Format: A round robin format with the last 5 minutes of each round used to fill out H118 Singles Post Match Review Handout found in the handout section on www.highschooltenniscoach.com.    The coach or manager will then total the results and share the information.

 Why your players need to know this information?

 Are your players sure that their strengths are their strengths?  They may think their forehand is a weapon but opponents think that it’s a shot that produces a lot of errors.  Or your player may think a second serve is a weakness but most opponents don’t feel comfortable attacking it.

 As a coach you probably can see how learning this information can quickly help your players improve their tennis.  It will also provide you ideas on strategy and how to structure your practice time.

 You will learn this valuable information in our Strengths and Weaknesses Round Robin.  At the end of each round spend 5 minutes filling out a simple self and opponent analysis.  Then at the end of the program provide your players with the totals and some suggestions and tips.

Simple Solutions

Simple Solutions

When talking to your player through the fence you want to suggest simple solutions. Often winning at most levels is just a matter of returning one more ball back over the net. It’s usually not a matter of hitting 8-10 shots but more like 3-5 shots a point.  Use short, easy to remember and positive ideas.  For example, if your player is hitting a lot of balls into the net you may suggest “aim higher over the net, think of a target window six feet above the net” rather than saying “stop hitting balls into the net.”   Here are a few practice drills from www.highschooltenniscoach.com to emphasize beating the net;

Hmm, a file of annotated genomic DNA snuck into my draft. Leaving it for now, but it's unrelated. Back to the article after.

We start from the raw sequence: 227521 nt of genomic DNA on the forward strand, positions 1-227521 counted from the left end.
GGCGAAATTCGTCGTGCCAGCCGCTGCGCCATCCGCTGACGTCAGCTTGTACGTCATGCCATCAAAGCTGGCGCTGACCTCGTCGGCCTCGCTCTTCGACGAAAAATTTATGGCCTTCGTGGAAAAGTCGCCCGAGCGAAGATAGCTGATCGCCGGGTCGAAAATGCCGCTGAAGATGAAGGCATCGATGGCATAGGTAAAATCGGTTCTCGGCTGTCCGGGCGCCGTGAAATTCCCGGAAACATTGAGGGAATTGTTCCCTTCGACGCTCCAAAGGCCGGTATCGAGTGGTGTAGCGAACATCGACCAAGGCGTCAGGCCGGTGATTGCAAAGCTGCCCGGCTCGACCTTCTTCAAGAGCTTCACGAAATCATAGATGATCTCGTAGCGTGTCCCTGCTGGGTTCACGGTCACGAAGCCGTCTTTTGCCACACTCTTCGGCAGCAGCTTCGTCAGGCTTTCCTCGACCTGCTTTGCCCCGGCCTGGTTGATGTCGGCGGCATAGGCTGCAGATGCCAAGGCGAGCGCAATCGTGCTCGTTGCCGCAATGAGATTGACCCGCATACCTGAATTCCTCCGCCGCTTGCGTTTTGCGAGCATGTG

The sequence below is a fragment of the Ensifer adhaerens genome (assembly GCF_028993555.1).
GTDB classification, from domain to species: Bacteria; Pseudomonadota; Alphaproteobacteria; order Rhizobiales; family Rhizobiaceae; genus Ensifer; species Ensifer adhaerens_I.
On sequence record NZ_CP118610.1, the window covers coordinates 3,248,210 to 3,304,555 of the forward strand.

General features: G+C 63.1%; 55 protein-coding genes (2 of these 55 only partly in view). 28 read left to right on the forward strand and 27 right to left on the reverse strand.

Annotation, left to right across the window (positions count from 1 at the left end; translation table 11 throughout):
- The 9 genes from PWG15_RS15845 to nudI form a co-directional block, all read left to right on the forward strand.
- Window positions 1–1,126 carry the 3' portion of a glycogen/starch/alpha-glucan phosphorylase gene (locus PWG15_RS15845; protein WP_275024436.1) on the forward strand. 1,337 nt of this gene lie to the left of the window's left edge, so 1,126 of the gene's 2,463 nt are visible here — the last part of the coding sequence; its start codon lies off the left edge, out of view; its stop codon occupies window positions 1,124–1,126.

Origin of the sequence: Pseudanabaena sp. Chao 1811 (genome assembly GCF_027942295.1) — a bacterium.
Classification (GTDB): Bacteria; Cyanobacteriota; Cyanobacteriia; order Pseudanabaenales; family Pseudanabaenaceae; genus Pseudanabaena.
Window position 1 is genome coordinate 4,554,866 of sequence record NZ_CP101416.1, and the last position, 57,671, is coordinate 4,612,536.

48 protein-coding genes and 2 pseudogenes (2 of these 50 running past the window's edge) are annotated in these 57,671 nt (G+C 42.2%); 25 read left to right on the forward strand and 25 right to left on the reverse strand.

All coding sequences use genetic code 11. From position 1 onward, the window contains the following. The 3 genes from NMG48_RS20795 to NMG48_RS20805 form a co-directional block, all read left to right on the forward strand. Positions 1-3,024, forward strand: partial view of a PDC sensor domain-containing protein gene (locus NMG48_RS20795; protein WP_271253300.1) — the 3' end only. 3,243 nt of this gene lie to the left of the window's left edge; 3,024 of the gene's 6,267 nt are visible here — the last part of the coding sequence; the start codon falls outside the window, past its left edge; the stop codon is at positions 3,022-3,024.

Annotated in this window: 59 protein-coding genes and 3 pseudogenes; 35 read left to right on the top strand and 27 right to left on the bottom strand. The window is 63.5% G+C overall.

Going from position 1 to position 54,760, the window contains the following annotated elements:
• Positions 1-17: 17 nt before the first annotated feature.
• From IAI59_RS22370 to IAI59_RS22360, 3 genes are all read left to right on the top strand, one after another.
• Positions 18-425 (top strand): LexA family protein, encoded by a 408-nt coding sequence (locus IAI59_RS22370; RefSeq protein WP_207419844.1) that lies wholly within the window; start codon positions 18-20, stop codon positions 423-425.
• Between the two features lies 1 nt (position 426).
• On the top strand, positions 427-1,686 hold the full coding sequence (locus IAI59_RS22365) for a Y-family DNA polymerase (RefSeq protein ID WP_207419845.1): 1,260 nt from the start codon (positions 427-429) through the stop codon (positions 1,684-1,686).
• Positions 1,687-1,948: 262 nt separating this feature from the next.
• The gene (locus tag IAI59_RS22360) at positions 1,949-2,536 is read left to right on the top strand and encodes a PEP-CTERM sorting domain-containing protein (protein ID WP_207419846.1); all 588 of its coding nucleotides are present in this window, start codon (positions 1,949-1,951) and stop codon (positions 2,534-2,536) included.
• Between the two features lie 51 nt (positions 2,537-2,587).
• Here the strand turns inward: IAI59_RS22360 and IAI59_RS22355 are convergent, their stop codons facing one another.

• GC143 Beat the Net
  • GPr173 3, 6 and 12

For players this is not as easy as it sounds because very often they would rather lose hitting the ball hard and hitting a few winners than to win by getting the ball back. However, if your players learn this strategy first they will be more successful and they can always and quickly add the power after they have developed some consistency. So have your players just get the ball back one more time to win one more match!

Through the Fence “Coachable Moments”

In this section we will share ideas and thoughts from coaches during matches.  What Coaches say through the fences to help their players learn and improve (and possibly even win the match)!

Focus on the Positive

I was talking with Coach Tom Lang from the DC area and he made a good point about a coachable moment.  One of his players had just lost the first set badly and Coach Lang heads to the fence.  The player starts telling him everything he is doing wrong but Tom stops him immediately and asks “what are you doing right”, “tell me something positive!”

This is a great coaching strategy for a couple of reasons.  First, you do not want your player to become too analytical trying to figure out what is going wrong, at least not during a match. Second by focusing on something positive you can build on one or two things going into the next set. Players will also increase their energy level by being positive.  Here are some of drills/games to use from www.highschooltenniscoach.com to help emphasize staying positive and gaining some momentum;

  • GaC612 Two in a Row
  • GC125 Love the Battle